3. Diapering/Nursing Stations: If you have a larger home, particularly multi-level, you don’t want to be trekking up and down the stairs to change baby’s diaper, or feel tethered to one spot for nursing. Purchase a few small baskets and stock them with water, nuts, diapers, nursing pads, burp cloths, a clean onesie, wipes and nipple/butt cream. Place one basket by your bed, one in baby’s room, and one in the living room/where ever else you’ll be nursing. I highly recommend these to women who’ve had surgical births, as stairs can be uncomfortable to navigate during recovery.
  4. Hire a postpartum doula. No really, I’m not just plugging my own work! What we do as postpartum doulas is focus on the mother’s needs, emotional and physical, assist with breastfeeding, give newborn care instruction, watch siblings, perform light household maintenance, and provide resources and referrals, among other things. With many new mothers’ partners away at work, the doula can provide relief, support, and encouragement. Our hearts are so open as doulas, we absolutely love watching our clients grow into confident, amazing parents. We’re there to support the partners as well, and the siblings, making sure the household is running smoothly, but our number one and two priorities are mother and baby.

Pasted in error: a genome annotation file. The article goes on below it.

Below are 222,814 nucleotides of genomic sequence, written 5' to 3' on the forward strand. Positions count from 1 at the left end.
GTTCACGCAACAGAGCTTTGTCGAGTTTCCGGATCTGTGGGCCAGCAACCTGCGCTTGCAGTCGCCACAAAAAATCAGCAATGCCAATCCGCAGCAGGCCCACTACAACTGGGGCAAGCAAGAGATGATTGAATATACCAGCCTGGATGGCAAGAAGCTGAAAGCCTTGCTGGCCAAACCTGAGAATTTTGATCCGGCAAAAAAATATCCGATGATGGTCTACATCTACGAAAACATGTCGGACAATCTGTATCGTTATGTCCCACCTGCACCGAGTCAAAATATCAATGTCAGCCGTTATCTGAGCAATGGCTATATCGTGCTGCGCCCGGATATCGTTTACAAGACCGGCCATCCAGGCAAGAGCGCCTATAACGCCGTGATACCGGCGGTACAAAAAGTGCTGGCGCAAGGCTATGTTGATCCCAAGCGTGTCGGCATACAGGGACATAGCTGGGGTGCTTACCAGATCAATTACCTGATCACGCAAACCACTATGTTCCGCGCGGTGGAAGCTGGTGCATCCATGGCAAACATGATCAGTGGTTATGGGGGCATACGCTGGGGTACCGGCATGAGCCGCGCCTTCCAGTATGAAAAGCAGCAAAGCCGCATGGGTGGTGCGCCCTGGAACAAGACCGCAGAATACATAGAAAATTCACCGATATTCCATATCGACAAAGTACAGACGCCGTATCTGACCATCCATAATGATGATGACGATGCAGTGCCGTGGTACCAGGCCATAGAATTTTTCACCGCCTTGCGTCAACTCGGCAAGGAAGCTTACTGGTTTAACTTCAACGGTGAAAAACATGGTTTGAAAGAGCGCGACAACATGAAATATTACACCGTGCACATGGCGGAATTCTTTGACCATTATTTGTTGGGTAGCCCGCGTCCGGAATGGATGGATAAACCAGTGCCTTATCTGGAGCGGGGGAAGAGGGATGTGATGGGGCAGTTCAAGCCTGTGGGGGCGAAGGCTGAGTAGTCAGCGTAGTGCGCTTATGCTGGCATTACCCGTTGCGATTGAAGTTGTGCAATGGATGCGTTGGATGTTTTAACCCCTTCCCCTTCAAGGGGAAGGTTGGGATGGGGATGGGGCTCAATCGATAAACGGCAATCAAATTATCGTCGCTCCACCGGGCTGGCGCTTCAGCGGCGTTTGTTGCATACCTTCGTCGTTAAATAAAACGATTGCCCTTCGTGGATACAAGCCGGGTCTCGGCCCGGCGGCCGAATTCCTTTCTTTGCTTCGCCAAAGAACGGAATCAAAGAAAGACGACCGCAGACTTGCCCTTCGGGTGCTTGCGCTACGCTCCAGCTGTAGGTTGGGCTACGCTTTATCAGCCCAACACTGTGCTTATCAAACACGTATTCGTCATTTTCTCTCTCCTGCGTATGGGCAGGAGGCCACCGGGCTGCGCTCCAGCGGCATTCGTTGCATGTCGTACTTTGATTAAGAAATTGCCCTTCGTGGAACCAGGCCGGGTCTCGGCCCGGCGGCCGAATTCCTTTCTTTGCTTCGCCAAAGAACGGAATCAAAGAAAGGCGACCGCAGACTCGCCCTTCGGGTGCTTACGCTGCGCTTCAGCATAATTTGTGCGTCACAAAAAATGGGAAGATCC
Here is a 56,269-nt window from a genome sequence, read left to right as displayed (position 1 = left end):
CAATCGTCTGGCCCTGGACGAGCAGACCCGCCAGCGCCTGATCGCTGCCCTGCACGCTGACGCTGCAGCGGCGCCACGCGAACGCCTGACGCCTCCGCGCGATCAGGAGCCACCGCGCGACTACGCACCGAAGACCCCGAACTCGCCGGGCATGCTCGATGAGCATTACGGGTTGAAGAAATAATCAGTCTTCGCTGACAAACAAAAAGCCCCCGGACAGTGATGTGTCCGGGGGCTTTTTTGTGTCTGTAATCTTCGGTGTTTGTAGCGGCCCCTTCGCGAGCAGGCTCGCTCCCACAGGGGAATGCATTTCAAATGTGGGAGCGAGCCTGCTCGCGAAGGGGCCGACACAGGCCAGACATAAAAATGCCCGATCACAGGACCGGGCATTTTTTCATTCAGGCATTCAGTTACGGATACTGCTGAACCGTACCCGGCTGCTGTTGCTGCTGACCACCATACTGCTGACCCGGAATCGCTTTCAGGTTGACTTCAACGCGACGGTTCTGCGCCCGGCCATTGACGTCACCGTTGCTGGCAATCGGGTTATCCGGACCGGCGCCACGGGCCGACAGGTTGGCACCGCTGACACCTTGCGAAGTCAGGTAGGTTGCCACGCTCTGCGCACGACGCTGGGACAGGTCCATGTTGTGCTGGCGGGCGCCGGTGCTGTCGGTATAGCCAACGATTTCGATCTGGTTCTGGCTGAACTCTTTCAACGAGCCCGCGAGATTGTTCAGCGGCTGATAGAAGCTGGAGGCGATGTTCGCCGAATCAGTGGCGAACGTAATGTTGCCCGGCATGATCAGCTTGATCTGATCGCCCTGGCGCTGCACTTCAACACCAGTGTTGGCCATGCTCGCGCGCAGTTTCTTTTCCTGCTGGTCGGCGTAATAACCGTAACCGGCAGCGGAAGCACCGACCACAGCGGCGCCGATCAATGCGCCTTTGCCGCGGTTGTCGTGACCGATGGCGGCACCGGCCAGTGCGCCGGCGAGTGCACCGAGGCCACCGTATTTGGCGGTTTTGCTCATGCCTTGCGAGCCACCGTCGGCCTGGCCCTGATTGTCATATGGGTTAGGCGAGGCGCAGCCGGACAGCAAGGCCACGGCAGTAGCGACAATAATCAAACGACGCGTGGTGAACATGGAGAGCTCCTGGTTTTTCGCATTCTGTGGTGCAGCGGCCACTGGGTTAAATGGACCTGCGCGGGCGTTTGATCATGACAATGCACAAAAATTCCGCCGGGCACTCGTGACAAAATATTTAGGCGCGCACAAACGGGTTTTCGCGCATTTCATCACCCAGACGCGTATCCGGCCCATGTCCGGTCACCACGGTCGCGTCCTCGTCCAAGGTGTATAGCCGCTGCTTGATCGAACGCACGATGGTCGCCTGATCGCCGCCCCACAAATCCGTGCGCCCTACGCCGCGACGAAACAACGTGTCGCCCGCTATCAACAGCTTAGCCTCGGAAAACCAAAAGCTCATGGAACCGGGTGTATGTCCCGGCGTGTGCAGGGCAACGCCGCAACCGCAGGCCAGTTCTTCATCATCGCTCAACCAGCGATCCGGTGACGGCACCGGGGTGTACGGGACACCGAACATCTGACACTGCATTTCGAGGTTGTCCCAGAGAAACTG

5. This is for you, mama: make time to take care of yourself. I know it seems impossible with a newborn, but schedule it into your day. When your friend, relative, postpartum doula comes over, make sure one thing they do is hold baby while you nap, exercise, eat, shower, meditate, or whatever else feels good to you. You’re not super woman, and we need to stop making our mamas feel like they need to be. It’s okay to be exhausted, frustrated, overwhelmed. It’s also okay to accept help when it’s offered, and ask for it when you need it. We’re a society of hard workers, but we must balance that work with self-care.